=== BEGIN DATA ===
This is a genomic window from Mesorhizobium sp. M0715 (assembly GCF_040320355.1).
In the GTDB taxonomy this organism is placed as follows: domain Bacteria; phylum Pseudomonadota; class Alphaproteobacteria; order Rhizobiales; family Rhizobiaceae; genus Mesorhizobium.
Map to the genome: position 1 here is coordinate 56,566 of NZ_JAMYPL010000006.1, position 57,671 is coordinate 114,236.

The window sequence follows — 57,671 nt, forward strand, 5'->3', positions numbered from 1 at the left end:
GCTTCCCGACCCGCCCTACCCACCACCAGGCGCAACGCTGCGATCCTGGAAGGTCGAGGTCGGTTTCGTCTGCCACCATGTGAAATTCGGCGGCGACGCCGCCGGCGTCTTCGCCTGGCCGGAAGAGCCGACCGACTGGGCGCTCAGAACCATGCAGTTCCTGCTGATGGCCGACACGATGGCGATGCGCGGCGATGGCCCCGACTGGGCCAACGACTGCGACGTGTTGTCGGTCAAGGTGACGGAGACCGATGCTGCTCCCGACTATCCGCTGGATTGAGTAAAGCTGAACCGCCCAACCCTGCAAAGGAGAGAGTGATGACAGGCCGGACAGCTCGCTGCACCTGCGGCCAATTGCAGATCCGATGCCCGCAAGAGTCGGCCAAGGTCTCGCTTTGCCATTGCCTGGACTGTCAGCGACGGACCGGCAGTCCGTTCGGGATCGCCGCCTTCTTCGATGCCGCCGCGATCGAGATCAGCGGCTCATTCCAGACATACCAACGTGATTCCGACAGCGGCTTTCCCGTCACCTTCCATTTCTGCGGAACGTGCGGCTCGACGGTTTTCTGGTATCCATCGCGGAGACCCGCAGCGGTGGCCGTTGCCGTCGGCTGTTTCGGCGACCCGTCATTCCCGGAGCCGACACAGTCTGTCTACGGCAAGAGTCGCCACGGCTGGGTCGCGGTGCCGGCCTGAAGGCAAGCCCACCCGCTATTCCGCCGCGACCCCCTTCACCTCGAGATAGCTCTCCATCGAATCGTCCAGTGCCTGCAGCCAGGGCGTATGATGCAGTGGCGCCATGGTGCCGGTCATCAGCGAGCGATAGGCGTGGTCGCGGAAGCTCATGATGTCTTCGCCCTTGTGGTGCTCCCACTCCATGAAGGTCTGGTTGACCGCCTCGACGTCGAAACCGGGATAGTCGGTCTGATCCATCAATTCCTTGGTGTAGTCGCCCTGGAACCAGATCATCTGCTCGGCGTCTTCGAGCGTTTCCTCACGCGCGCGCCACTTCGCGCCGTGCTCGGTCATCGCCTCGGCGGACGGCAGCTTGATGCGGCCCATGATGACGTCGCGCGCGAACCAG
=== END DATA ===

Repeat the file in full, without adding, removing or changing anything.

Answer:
This is a genomic window from Mesorhizobium sp. M0715 (assembly GCF_040320355.1).
In the GTDB taxonomy this organism is placed as follows: domain Bacteria; phylum Pseudomonadota; class Alphaproteobacteria; order Rhizobiales; family Rhizobiaceae; genus Mesorhizobium.
Map to the genome: position 1 here is coordinate 56,566 of NZ_JAMYPL010000006.1, position 57,671 is coordinate 114,236.

The window sequence follows — 57,671 nt, forward strand, 5'->3', positions numbered from 1 at the left end:
GCTTCCCGACCCGCCCTACCCACCACCAGGCGCAACGCTGCGATCCTGGAAGGTCGAGGTCGGTTTCGTCTGCCACCATGTGAAATTCGGCGGCGACGCCGCCGGCGTCTTCGCCTGGCCGGAAGAGCCGACCGACTGGGCGCTCAGAACCATGCAGTTCCTGCTGATGGCCGACACGATGGCGATGCGCGGCGATGGCCCCGACTGGGCCAACGACTGCGACGTGTTGTCGGTCAAGGTGACGGAGACCGATGCTGCTCCCGACTATCCGCTGGATTGAGTAAAGCTGAACCGCCCAACCCTGCAAAGGAGAGAGTGATGACAGGCCGGACAGCTCGCTGCACCTGCGGCCAATTGCAGATCCGATGCCCGCAAGAGTCGGCCAAGGTCTCGCTTTGCCATTGCCTGGACTGTCAGCGACGGACCGGCAGTCCGTTCGGGATCGCCGCCTTCTTCGATGCCGCCGCGATCGAGATCAGCGGCTCATTCCAGACATACCAACGTGATTCCGACAGCGGCTTTCCCGTCACCTTCCATTTCTGCGGAACGTGCGGCTCGACGGTTTTCTGGTATCCATCGCGGAGACCCGCAGCGGTGGCCGTTGCCGTCGGCTGTTTCGGCGACCCGTCATTCCCGGAGCCGACACAGTCTGTCTACGGCAAGAGTCGCCACGGCTGGGTCGCGGTGCCGGCCTGAAGGCAAGCCCACCCGCTATTCCGCCGCGACCCCCTTCACCTCGAGATAGCTCTCCATCGAATCGTCCAGTGCCTGCAGCCAGGGCGTATGATGCAGTGGCGCCATGGTGCCGGTCATCAGCGAGCGATAGGCGTGGTCGCGGAAGCTCATGATGTCTTCGCCCTTGTGGTGCTCCCACTCCATGAAGGTCTGGTTGACCGCCTCGACGTCGAAACCGGGATAGTCGGTCTGATCCATCAATTCCTTGGTGTAGTCGCCCTGGAACCAGATCATCTGCTCGGCGTCTTCGAGCGTTTCCTCACGCGCGCGCCACTTCGCGCCGTGCTCGGTCATCGCCTCGGCGGACGGCAGCTTGATGCGGCCCATGATGACGTCGCGCGCGAACCAG